you love to hate?

Are we just not supposed to notice the naked Emperor?

I see exceptions, but yes, for the most part, my kid could
do that...so there.

10.

Franklin

November 29, 2005, 6:08 PM

I probably could get into some of this work and enjoy it for what it is without comparing it to contemporary work that it is presented as being oppositional.

Actually, I agree with this. It's just fun to kick out the braggadocio once in a while, especially after prolonged subjection to claims for other work that we know is inferior.

11.

that guy

November 29, 2005, 6:23 PM

"my kid could do that..."

Great! send him over. I need some help in the studio.

12.

George

November 29, 2005, 6:34 PM

Onesock comes fairly close with But this statement betrays that it does have issues- this being that it is self conscious of its perceived obsolescence. If these artists and those that promote this art truly believe that this art has merit, then this sort of stance would not be needed.

There is a peculiar discourse at work here and they all feel that the ancient tradition of painting, when sufficiently renewed and refreshed, can carry a spark of the human spirit with somewhat greater felicity than a soup can or a pickled shark. The references to Warhol and Hirst are unfortunate. Primarily reactionary and defensive it adds little to the readers knowledge of what these artists might feel they are offering as a challenge to the current state of the art in painting. This is a retrograde argument, fighting an old war, Warhol? please get up to speed. There is a lot of new painting happening right now which will outflank anything here.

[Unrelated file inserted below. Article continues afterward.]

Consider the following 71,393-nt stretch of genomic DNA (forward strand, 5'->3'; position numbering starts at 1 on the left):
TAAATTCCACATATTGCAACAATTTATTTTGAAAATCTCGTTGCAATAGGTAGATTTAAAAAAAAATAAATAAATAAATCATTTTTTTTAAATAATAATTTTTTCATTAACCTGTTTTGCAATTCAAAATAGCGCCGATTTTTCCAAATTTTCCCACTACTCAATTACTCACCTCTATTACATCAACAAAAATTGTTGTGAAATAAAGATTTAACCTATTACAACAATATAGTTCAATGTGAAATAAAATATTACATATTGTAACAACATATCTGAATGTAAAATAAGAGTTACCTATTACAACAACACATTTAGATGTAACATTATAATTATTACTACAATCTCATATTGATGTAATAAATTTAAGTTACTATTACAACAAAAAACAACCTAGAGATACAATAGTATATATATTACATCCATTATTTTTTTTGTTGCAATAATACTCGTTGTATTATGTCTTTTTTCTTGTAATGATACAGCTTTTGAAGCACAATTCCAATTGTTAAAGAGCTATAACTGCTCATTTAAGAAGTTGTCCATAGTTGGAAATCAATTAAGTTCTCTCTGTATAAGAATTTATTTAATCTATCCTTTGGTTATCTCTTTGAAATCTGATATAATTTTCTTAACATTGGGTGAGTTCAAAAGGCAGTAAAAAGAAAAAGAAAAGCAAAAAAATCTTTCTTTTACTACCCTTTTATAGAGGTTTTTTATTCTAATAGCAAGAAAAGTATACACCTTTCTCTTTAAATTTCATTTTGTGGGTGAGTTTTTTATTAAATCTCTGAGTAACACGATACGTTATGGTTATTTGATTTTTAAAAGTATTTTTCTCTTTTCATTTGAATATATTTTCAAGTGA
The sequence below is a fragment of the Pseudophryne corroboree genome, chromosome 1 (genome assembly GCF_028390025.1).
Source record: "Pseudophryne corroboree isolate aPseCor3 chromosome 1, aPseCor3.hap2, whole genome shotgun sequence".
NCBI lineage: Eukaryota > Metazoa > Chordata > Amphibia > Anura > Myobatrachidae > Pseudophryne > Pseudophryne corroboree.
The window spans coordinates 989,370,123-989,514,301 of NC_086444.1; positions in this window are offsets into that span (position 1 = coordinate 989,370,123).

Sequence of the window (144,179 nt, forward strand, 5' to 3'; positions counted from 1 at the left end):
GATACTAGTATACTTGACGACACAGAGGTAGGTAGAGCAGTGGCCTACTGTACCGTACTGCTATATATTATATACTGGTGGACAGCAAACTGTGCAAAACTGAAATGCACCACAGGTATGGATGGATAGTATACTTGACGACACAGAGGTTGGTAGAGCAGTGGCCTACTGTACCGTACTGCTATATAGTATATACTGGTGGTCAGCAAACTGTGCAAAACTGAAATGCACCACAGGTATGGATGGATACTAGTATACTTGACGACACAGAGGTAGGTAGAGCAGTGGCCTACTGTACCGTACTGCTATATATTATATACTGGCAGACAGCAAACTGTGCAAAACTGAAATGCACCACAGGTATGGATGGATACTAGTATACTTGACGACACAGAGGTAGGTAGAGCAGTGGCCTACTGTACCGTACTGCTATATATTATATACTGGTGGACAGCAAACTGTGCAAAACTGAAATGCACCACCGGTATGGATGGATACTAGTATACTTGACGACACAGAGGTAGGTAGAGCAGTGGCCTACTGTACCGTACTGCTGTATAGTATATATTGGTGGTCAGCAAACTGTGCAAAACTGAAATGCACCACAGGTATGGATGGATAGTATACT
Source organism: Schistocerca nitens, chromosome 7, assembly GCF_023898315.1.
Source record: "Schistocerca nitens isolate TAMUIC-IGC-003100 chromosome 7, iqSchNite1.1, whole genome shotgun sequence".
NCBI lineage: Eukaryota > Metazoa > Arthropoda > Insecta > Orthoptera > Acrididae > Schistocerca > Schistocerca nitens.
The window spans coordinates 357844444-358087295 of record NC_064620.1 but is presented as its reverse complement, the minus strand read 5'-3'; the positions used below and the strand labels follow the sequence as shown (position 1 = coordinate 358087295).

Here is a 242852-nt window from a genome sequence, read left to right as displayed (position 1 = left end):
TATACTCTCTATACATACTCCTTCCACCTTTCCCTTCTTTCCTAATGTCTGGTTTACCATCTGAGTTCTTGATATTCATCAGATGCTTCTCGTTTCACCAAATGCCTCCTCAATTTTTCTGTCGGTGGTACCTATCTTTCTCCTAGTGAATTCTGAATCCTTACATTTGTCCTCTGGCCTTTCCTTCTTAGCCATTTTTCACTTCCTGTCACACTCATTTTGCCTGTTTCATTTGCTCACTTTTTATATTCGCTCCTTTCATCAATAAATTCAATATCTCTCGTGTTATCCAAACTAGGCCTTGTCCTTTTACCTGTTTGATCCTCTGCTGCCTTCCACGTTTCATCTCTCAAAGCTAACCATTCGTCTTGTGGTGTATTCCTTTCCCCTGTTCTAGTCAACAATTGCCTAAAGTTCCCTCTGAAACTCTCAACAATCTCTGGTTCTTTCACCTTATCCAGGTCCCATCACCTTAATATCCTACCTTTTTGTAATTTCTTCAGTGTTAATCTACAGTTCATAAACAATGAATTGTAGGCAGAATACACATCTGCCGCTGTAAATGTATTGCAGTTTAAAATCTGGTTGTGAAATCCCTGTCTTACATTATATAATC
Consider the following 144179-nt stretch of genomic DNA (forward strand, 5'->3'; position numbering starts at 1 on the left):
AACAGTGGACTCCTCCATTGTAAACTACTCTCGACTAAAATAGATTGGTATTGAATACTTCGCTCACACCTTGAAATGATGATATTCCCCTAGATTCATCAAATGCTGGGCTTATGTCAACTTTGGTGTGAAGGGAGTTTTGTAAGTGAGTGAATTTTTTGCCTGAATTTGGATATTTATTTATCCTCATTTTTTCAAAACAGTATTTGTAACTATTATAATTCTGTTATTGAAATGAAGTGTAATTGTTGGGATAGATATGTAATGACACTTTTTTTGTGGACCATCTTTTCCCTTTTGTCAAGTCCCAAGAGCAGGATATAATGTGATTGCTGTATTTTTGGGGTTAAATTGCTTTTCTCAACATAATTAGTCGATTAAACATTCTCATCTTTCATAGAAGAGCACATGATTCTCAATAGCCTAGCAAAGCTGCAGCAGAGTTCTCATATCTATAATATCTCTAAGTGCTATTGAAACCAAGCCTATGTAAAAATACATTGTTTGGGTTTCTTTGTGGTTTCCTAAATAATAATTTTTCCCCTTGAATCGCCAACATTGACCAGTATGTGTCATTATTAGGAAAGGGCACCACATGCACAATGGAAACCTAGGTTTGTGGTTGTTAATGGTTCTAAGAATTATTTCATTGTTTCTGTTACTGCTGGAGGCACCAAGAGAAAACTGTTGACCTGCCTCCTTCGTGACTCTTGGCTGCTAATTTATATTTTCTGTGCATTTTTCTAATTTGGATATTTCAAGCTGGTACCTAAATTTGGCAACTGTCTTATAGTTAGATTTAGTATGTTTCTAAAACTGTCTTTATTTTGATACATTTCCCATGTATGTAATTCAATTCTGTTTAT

That all said, I thought Paula Celman's painting was something special. It seems like an outlier in her current body of work which bears further investigating. As noted once before I also liked Jordans piece.

13.

oldpro

November 29, 2005, 7:34 PM

Feels like 1863 all over again! Is there any other kind of art, any at all, anywhere, of any kind, that could insprire this kind of derison?